It's easy to forget that we are all perfect in our own design. Sometimes we muck it up with habits and choices that do not serve us. 

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Setting Goals Without Attaching Self-Worth to Outcomes

Setting Goals Without Attaching Self-Worth to Outcomes.

Many people experience confusion regarding the difference between setting goals and letting go of their attachment to outcomes. A recent question from a client addresses this issue regarding some online advice to be in the moment and not worry about the future. "If that's so, how can you set goals for yourself? Everyone sets goals based on the outcome. Why else would you even set goals or try to accomplish anything?" she asked me.

Setting goals is a very positive and powerful thing to do. Setting goals helps us to take the loving action we need to take on our own behalf to accomplish the things we desire to achieve.

However, setting goals and working toward accomplishing those goals is very different than attaching your happiness, worth, and wellbeing to achieving those goals. If you attach your happiness and worth to accomplishing your goals, then you will never feel happy until you have what you want. And, because you will likely continue to create new goals once you accomplish your previous goals, this means never being happy or feeling worthy.
 

As long as you attach your happiness and worth to accomplishing your goals, you can never be happy in the moment.

There is always the proverbial carrot dangling in front of you, and you never reach it. No matter how much you have and accomplish, the carrot is always there. This is one reason why there are so many successful people who are very unhappy and never feel that they are good enough.

Goals are wonderful, and achieving them is fun and fulfilling, but happiness is right now, being fully present with all that you have. Your self-worth needs to be based on your intrinsic qualities - your goodness and ability to love, your compassion, caring, generosity, and understanding - rather than on achieving goals.
 

Attaching your happiness to outcomes is what causes distress.

As soon as you attach your happiness, worth and wellbeing to something - to connection with someone, to money, things, approval, success, and so on - you then want control over getting what you want. You want to control the outcome. And trying to control what you can’t control causes distress. Not only does the attachment itself cause anxiety because you might ruminate on getting what you want, but some of the things you might do to attempt to control the outcome may keep you from being present to your experience of life in the moment, and from being guided by your higher self toward achieving your goals.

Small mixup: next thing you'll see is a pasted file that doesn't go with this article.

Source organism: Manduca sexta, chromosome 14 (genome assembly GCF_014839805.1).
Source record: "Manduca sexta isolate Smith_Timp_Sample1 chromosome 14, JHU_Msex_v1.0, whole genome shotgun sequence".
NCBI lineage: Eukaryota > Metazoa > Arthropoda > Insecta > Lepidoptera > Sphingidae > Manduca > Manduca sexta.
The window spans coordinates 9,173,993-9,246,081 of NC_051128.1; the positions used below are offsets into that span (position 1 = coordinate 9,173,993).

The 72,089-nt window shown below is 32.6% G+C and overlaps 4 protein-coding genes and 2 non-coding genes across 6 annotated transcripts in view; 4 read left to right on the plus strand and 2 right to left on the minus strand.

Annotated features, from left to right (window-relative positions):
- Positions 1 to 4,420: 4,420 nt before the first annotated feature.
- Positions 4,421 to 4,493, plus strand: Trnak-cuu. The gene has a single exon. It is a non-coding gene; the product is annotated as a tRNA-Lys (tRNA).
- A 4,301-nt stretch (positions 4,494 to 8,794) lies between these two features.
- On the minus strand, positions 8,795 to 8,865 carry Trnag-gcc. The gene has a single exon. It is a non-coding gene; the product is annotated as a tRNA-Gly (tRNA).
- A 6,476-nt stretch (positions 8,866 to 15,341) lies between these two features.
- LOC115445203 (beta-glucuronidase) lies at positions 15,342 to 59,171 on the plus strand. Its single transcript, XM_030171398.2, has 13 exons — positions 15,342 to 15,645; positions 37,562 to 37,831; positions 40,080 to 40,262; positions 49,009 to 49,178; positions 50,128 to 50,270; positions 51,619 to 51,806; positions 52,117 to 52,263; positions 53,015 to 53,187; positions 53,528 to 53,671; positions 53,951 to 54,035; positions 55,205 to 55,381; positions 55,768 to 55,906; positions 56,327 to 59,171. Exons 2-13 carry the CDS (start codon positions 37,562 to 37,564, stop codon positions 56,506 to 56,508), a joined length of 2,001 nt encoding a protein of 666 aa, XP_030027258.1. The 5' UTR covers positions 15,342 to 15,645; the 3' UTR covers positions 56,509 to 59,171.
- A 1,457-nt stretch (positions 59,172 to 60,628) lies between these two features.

Taking loving action to accomplish your goals is not the same as trying to control the outcome.

Loving actions may include hard work, staying open to learning, being honest and acting with integrity, being on time, following through on commitments, caring about others, and so on. Controlling actions may include lying, using others, ruminating, getting angry or defensive, being closed to learning and so on. Controlling behaviors not only lower your frequency, making it harder to manifest what you want, but these behaviors often result in feeling alone and unworthy.

When you are willing to accept that you are not in charge of outcomes, you can be fully present in this moment, connected with the guidance that will help you to achieve your goals. It's wonderful to want to be in a loving relationship, to be rich, to have a baby, to be accomplished in your chosen profession, to lose weight or be healthy, to buy a new house or new car, to plan for a vacation and so on. It's wonderful to do all you can do physically, emotionally, mentally, and spiritually to achieve your goals. But if your happiness and self-worth are dependent on achieving these goals, and if you spend your time trying to control the outcome of things, you will not be a happy person and you will not feel worthy, even if you achieve all your goals.
 

We are talking about the difference between doing and being.

DO all you can do to achieve your goals, while BEING present, open, loving and caring with yourself and others. DO the work you need to do to achieve your goals, while BEING connected with yourself and with your spiritual guidance. DO the necessary loving actions to accomplish all that your heart desires, while BEING unattached to outcomes regarding your happiness and self-worth.

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